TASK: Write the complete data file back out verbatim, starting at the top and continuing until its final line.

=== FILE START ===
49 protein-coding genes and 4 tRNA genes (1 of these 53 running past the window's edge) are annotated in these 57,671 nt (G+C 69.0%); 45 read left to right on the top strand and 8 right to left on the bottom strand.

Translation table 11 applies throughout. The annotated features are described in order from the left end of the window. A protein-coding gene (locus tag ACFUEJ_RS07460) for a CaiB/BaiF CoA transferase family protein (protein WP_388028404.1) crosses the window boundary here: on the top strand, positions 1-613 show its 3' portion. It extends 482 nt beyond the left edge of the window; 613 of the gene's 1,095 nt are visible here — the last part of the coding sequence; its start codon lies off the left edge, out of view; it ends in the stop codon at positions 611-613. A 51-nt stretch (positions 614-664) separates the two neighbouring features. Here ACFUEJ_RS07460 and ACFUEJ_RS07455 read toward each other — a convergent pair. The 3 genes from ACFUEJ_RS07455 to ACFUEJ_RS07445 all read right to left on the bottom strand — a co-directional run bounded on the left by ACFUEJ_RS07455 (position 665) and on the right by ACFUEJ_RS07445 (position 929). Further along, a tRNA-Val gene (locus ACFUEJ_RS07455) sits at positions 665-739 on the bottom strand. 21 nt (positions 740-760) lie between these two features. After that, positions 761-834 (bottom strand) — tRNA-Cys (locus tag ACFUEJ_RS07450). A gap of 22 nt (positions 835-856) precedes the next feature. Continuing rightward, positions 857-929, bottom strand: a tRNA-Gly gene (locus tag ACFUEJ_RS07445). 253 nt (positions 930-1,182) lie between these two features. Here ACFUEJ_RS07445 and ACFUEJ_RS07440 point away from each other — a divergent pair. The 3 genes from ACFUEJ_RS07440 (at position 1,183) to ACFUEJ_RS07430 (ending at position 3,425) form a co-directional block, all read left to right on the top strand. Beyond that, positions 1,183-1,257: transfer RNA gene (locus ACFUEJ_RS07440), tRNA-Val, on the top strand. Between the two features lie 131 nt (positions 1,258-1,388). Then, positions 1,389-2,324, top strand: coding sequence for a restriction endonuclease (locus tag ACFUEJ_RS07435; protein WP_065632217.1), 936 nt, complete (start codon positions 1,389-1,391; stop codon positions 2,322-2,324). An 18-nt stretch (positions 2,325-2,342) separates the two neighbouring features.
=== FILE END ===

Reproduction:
49 protein-coding genes and 4 tRNA genes (1 of these 53 running past the window's edge) are annotated in these 57,671 nt (G+C 69.0%); 45 read left to right on the top strand and 8 right to left on the bottom strand.

Translation table 11 applies throughout. The annotated features are described in order from the left end of the window. A protein-coding gene (locus tag ACFUEJ_RS07460) for a CaiB/BaiF CoA transferase family protein (protein WP_388028404.1) crosses the window boundary here: on the top strand, positions 1-613 show its 3' portion. It extends 482 nt beyond the left edge of the window; 613 of the gene's 1,095 nt are visible here — the last part of the coding sequence; its start codon lies off the left edge, out of view; it ends in the stop codon at positions 611-613. A 51-nt stretch (positions 614-664) separates the two neighbouring features. Here ACFUEJ_RS07460 and ACFUEJ_RS07455 read toward each other — a convergent pair. The 3 genes from ACFUEJ_RS07455 to ACFUEJ_RS07445 all read right to left on the bottom strand — a co-directional run bounded on the left by ACFUEJ_RS07455 (position 665) and on the right by ACFUEJ_RS07445 (position 929). Further along, a tRNA-Val gene (locus ACFUEJ_RS07455) sits at positions 665-739 on the bottom strand. 21 nt (positions 740-760) lie between these two features. After that, positions 761-834 (bottom strand) — tRNA-Cys (locus tag ACFUEJ_RS07450). A gap of 22 nt (positions 835-856) precedes the next feature. Continuing rightward, positions 857-929, bottom strand: a tRNA-Gly gene (locus tag ACFUEJ_RS07445). 253 nt (positions 930-1,182) lie between these two features. Here ACFUEJ_RS07445 and ACFUEJ_RS07440 point away from each other — a divergent pair. The 3 genes from ACFUEJ_RS07440 (at position 1,183) to ACFUEJ_RS07430 (ending at position 3,425) form a co-directional block, all read left to right on the top strand. Beyond that, positions 1,183-1,257: transfer RNA gene (locus ACFUEJ_RS07440), tRNA-Val, on the top strand. Between the two features lie 131 nt (positions 1,258-1,388). Then, positions 1,389-2,324, top strand: coding sequence for a restriction endonuclease (locus tag ACFUEJ_RS07435; protein WP_065632217.1), 936 nt, complete (start codon positions 1,389-1,391; stop codon positions 2,322-2,324). An 18-nt stretch (positions 2,325-2,342) separates the two neighbouring features.